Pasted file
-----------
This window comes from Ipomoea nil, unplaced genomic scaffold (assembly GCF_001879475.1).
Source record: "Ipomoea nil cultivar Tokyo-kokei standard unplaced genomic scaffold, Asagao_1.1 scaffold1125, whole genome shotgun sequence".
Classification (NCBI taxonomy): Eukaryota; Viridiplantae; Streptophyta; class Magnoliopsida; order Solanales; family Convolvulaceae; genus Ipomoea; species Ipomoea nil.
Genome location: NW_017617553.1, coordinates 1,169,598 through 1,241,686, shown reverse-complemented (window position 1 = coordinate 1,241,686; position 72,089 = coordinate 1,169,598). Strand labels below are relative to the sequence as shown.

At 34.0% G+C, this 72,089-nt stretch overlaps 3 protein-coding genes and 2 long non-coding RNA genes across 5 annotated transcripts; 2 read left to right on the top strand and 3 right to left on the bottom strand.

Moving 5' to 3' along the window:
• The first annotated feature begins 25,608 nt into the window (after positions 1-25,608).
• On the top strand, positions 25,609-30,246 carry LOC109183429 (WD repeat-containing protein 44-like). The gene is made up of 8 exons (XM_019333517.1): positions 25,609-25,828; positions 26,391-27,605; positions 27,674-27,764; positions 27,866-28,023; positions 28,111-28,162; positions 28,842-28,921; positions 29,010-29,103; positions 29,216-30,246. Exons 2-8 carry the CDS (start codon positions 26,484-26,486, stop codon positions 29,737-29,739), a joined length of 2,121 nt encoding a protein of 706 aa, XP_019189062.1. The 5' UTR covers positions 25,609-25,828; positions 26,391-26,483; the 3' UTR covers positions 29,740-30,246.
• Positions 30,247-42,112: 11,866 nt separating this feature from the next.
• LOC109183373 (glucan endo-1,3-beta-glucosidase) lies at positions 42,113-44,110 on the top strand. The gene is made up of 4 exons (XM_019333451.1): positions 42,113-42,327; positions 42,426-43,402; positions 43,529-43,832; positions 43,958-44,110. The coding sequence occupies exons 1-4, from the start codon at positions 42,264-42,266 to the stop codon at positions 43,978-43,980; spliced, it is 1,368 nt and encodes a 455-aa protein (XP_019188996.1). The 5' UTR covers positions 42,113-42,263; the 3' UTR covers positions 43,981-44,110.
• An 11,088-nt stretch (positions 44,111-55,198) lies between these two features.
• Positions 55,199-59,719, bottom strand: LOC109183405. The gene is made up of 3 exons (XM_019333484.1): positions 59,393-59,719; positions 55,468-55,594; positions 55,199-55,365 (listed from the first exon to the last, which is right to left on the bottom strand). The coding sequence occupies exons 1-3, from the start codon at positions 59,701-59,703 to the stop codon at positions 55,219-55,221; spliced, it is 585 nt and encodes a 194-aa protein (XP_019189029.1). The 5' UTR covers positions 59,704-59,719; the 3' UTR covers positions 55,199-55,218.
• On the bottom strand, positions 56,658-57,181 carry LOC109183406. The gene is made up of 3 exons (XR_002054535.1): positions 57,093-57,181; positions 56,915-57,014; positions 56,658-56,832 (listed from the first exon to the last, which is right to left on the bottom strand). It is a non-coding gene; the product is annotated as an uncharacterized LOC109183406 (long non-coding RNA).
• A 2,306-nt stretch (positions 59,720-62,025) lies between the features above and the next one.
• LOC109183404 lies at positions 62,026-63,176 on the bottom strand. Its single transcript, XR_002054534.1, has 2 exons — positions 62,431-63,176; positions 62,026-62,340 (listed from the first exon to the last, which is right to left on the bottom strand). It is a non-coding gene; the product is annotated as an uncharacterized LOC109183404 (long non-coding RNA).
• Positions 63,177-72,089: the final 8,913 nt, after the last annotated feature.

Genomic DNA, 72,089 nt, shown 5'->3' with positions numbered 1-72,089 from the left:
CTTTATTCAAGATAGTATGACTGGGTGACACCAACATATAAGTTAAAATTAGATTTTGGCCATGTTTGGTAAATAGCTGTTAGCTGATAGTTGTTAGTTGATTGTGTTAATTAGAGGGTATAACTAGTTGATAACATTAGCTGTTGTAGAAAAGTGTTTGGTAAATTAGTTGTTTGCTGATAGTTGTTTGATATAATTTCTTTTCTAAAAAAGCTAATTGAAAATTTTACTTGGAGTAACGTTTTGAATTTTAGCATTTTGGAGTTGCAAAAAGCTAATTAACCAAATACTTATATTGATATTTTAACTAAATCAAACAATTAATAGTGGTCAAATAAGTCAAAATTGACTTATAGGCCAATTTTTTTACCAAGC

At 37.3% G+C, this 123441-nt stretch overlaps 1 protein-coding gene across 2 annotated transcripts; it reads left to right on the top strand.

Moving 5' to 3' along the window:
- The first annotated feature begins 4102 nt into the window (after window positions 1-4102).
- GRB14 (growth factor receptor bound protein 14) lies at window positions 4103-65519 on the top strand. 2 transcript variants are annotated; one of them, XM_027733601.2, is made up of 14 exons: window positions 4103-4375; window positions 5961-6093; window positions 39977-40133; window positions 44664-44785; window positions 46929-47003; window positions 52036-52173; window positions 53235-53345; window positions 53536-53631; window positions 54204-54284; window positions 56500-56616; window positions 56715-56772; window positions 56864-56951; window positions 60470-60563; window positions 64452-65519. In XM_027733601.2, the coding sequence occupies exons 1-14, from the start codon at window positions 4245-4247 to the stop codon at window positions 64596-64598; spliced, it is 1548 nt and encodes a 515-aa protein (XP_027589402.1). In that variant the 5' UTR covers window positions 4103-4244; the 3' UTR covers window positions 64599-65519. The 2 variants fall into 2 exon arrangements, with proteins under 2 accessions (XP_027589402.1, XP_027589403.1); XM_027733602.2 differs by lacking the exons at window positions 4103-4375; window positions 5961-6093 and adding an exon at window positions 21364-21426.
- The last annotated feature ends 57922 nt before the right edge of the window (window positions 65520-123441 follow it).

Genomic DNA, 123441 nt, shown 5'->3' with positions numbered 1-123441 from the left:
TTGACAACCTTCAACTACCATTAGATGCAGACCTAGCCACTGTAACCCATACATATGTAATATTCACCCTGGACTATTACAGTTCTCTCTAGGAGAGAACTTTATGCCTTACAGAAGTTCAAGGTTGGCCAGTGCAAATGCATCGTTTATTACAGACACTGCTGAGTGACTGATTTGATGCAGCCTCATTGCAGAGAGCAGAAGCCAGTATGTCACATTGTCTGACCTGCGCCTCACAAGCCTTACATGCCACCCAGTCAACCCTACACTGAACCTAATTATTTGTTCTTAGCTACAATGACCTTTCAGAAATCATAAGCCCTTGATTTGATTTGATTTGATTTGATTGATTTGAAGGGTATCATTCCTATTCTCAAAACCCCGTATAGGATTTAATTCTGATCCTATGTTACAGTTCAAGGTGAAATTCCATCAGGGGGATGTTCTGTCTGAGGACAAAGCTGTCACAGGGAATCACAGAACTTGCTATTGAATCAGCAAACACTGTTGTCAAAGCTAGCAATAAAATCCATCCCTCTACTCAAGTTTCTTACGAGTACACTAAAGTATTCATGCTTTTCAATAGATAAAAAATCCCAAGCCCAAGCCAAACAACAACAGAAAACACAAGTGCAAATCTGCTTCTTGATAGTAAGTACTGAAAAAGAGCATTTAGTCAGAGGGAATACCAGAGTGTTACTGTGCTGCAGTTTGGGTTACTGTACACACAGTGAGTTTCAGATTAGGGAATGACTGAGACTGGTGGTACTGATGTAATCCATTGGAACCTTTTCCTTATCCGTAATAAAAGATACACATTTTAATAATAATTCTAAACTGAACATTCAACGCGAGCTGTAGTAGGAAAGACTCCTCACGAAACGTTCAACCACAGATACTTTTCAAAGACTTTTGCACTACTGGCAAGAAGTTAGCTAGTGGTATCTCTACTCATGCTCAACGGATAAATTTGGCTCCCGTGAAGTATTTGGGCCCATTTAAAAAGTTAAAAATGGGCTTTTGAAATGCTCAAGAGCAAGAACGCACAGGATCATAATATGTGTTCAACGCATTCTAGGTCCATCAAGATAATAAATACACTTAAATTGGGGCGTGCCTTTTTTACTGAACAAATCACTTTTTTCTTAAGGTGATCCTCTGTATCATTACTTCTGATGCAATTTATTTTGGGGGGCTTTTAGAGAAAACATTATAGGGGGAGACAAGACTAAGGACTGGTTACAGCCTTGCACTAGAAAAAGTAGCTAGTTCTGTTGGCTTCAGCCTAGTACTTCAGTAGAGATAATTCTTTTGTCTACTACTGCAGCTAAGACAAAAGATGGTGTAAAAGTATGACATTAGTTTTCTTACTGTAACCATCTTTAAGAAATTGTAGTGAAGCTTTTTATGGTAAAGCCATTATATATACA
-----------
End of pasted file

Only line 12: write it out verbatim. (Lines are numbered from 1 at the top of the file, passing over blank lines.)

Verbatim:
• Positions 55,199-59,719, bottom strand: LOC109183405. The gene is made up of 3 exons (XM_019333484.1): positions 59,393-59,719; positions 55,468-55,594; positions 55,199-55,365 (listed from the first exon to the last, which is right to left on the bottom strand). The coding sequence occupies exons 1-3, from the start codon at positions 59,701-59,703 to the stop codon at positions 55,219-55,221; spliced, it is 585 nt and encodes a 194-aa protein (XP_019189029.1). The 5' UTR covers positions 59,704-59,719; the 3' UTR covers positions 55,199-55,218.